Releasing the same year as the remake of Miracle on 34th Street the film known as “The Santa Clause” (1994) arguably the last iconic Christmas film of the 20th century was released replete with pagan imagery and concepts. It catapulted the Santa Claus myth that was fading back into prominence. It depicts Santa not as a physical being but an immortal spirit. One that when the physical body is killed simply can pass to a new individual incorporating the new personality into the larger whole of Santa Claus. The film stars Tim Allen as Scott Calvin, a jaded executive of a Toy Company who slowly transforms into the joyous holiday gift giver known as Santa Claus. Magically growing an unshaveable beard, a powerful build and Santa Claus belly. He also gains the mild omnipotence, obsessive love for cookies and jolly disposition of Santa Claus.

The film depicts a reincarnation cycle though instead of being born, the Christmas God known as Santa Claus possesses an individual creating an ecstatic experience where one becomes one with their god allowing him to skip childhood and go straight to adulthood.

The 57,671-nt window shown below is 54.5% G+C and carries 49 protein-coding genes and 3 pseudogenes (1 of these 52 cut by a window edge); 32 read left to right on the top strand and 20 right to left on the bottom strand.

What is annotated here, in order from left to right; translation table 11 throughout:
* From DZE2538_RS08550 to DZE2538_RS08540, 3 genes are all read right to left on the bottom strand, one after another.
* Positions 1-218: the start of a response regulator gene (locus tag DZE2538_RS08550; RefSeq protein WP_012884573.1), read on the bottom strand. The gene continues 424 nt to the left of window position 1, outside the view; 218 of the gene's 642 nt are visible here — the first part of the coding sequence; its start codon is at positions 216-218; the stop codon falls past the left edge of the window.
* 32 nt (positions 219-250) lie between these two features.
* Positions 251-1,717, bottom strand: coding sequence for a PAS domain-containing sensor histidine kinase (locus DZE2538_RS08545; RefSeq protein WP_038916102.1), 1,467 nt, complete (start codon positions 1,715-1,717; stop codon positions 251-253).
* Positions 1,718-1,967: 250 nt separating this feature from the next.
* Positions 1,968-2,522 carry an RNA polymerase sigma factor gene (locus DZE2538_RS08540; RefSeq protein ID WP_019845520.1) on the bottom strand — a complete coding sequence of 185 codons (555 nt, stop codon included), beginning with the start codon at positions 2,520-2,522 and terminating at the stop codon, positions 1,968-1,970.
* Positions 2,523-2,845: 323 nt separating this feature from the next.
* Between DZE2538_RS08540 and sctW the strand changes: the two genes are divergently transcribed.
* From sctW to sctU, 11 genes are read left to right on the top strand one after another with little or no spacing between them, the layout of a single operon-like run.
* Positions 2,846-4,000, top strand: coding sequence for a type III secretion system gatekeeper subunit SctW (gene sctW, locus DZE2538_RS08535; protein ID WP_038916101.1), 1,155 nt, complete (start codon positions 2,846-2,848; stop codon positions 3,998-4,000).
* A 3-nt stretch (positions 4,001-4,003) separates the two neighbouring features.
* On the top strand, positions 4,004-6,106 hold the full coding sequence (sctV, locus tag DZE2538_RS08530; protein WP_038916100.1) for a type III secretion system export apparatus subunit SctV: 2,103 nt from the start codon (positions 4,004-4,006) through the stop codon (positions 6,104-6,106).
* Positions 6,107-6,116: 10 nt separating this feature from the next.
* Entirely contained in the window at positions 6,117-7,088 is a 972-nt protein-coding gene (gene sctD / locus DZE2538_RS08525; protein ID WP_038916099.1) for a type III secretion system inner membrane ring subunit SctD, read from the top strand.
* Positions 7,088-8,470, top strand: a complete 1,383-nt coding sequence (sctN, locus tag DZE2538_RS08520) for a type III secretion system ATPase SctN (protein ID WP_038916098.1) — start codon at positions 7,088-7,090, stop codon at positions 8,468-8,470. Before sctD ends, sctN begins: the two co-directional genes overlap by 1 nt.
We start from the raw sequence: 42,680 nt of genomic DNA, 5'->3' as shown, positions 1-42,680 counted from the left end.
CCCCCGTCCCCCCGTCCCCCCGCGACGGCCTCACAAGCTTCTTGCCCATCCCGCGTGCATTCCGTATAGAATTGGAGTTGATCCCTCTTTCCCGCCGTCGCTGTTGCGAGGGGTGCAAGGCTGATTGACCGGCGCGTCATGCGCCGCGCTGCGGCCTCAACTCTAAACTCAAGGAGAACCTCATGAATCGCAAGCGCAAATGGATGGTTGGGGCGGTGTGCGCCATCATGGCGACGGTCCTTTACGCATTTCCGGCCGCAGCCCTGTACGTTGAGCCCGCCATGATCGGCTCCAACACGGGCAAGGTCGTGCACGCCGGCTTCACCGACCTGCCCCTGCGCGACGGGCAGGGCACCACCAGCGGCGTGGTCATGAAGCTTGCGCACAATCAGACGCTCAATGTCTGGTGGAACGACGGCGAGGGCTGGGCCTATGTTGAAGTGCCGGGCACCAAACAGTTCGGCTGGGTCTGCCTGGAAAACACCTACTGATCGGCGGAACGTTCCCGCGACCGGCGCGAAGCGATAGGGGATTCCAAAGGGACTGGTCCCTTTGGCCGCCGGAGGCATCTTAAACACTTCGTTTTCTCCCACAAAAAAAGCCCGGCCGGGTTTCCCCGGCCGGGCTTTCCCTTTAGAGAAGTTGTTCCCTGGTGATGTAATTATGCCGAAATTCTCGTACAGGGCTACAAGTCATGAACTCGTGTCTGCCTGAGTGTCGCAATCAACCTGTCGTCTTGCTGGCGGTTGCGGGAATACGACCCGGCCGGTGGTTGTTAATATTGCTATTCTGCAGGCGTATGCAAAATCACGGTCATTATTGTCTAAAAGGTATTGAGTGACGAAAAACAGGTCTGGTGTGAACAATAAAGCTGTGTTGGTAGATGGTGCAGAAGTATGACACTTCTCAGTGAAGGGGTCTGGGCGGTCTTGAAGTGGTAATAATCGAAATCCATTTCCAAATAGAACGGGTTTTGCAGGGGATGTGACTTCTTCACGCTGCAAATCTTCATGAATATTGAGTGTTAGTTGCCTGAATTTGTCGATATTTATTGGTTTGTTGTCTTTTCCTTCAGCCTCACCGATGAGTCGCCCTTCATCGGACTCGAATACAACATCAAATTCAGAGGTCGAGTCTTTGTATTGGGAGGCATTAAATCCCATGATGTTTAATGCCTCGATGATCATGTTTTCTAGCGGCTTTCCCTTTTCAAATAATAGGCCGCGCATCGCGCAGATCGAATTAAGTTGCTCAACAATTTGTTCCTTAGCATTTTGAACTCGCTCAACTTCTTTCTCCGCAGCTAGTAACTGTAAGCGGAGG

The elves here are neither the hairy spirits of older depictions or the macabre spirits of the dead. Instead they are immortal beings with eternally youthful appearance which allows them to easily interact and study children. They develop magical technologies, better cocoa, better cookies and live in the North Pole Kingdom where Scott Calvin will eventually rule. All the Elves instinctively know he is Santa. After all he embodies the spirit and within a year will even look like their king. The film has a specific ritual or contract that must be fulfilled, though the Reindeer more or less trick Scott into doing so and as Santa Claus is shown to have some power over children, Scott’s son could be seen as inherently driving his father to replace the Santa he accidentally killed. He even possesses the ability to create snow using Christmas Magic yet another element of his myth that has perpetuated into the modern day.